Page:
Look for a blower that feels balanced in your hand and moves and adjusts easily. Functions such as speed control and the shutoff should be easy to reach, ideally allowing for one-handed operation.

Also, pay attention to the design of the nozzle. Wider nozzles excel at moving leaves while round nozzles are better moving heavier dirt and debris. (Think of the wide and narrow head of a rake versus a narrower, more rounded shovel blade.) Many blowers allow you to swap out the nozzle or use an adaptor to change the shape of the air flow.

Some handheld blowers offer a vacuum option for light mulching to reuse your yard waste. These combo units may struggle to get through a large pile of leaves but can be perfect for flower beds, where blowing is less effective and raking can hurt delicate plants.

Lastly, consider the blower’s noise level. Leaf blowers are notoriously loud (measured in decibels). Some people find the particular “whine” of one model far more annoying than a competing brand, regardless of decibel rating. (Wearing hearing protection while using a leaf blower is always a good idea.)

Leaf Blower Maintenance

Electric blowers require little maintenance. Simply wipe them down and watch out for dirt build-up on the air intake. If you use a mulcher, clean out small leaf particles from the bag and blower.

Gas-powered blowers require a tune-up every year or so, and you’ll need to keep fuel on hand. Two-stroke motors require a gas/oil blend, so you’ll need to mix your own or buy pre-blended.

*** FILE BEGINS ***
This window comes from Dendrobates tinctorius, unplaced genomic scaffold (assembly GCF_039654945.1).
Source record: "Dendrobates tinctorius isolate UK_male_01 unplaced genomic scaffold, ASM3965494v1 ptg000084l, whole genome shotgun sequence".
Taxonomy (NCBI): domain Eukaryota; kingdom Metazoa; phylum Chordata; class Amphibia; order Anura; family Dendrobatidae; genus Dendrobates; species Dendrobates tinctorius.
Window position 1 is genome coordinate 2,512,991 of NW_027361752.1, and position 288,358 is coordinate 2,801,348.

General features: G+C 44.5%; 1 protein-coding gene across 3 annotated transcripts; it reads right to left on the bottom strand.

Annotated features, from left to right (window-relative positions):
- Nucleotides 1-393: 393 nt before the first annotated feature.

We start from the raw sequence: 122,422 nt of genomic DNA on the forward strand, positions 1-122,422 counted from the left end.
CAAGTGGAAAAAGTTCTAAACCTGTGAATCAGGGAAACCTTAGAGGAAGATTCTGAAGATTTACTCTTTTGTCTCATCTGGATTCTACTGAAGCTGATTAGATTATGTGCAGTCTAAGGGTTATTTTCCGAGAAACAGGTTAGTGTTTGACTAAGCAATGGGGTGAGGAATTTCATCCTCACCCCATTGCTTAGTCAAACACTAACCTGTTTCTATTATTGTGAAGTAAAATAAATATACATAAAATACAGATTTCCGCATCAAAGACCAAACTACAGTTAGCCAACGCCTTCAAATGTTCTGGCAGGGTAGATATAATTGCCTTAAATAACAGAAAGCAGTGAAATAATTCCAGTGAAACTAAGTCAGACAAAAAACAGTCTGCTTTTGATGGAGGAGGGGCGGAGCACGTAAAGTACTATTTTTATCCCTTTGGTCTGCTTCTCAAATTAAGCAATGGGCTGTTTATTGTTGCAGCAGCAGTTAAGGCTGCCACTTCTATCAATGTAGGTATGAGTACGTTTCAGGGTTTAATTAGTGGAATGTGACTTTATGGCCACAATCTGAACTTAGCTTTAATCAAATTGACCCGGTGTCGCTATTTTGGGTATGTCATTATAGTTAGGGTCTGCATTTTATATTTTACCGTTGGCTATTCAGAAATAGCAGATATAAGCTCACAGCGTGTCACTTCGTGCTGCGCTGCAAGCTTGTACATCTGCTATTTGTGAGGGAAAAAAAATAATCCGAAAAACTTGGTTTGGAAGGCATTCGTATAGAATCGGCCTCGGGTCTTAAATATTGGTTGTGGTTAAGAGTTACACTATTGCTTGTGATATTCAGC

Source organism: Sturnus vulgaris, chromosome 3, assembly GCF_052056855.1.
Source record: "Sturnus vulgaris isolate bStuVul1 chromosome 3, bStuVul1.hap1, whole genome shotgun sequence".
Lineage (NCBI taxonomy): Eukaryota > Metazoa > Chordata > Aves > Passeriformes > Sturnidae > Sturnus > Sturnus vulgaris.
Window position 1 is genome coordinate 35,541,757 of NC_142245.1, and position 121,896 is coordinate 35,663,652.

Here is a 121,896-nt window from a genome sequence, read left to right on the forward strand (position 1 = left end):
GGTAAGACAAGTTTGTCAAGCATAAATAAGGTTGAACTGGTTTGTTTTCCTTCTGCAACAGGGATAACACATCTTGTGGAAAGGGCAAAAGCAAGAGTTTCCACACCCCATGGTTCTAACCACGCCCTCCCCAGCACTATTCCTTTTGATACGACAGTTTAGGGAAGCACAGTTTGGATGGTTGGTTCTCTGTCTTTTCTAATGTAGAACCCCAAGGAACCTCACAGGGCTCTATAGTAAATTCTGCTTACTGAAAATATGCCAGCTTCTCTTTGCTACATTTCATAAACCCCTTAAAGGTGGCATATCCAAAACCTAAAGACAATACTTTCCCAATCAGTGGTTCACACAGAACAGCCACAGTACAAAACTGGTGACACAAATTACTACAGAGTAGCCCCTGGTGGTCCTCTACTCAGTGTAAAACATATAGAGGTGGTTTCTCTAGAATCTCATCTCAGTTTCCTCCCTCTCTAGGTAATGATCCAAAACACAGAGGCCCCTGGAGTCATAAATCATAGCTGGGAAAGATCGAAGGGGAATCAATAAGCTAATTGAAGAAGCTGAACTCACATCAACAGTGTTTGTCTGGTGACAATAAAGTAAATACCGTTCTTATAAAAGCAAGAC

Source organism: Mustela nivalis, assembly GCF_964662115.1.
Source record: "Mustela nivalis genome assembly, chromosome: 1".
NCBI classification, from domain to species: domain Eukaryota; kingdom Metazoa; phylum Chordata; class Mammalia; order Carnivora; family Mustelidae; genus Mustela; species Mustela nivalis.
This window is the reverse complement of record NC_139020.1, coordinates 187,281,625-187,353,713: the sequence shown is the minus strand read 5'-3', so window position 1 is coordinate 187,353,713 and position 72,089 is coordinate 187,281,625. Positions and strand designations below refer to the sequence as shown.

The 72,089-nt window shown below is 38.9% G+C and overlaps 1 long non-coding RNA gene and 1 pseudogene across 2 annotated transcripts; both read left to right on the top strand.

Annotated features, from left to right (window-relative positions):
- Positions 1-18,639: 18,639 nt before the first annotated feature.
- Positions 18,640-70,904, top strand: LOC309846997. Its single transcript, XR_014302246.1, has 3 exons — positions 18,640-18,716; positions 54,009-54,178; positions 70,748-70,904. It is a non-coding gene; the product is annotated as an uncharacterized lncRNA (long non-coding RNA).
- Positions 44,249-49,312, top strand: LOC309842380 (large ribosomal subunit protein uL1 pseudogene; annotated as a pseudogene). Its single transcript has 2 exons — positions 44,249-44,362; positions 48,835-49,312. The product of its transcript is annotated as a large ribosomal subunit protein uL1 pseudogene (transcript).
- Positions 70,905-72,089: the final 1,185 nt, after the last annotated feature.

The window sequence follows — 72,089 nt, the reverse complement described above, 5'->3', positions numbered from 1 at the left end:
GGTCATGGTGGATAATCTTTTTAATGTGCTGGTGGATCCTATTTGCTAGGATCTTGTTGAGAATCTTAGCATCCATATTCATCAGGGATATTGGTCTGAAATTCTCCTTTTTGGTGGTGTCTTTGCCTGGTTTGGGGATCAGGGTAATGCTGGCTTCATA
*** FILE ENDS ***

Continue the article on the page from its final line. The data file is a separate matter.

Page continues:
Pros like Vince Christofora, engineer and owner of Woodstock Hardware, know how to keep maintenance to a minimum. “If you purchase premixed gas/oil that uses ethanol-free gasoline and you keep the blower in a heated space during winter months, you can cut down on maintenance and maybe skip an annual maintenance or two,” he says.

Walk-behind blowers, with more moving parts, require more maintenance. Even so, the average walk-behind leaf blower doesn’t need as much maintenance as a lawnmower or similar lawn devices.

How Much Do Leaf Blowers Cost?

Leaf blower prices for home use vary greatly. Handhelds generally are the most affordable, followed by backpack blowers and then walk-behind models. Cordless handheld models run from $25 to $400, backpack blowers from $200 to $600, while walk-behinds can cost $200 to $1,200.

Professional blowers can cost significantly more, and the corresponding upgrade in reliability and power far exceeds what most DIYers will ever need.


Dan Stout
Dan Stout is a freelance writer and author based in Columbus, Ohio. Dan's non-fiction has appeared on numerous sites and in print, while his prize-winning fiction has been featured in publications such as Nature and The Saturday Evening Post. He is the author of The Carter Archives series of noir fantasy thrillers from DAW Books.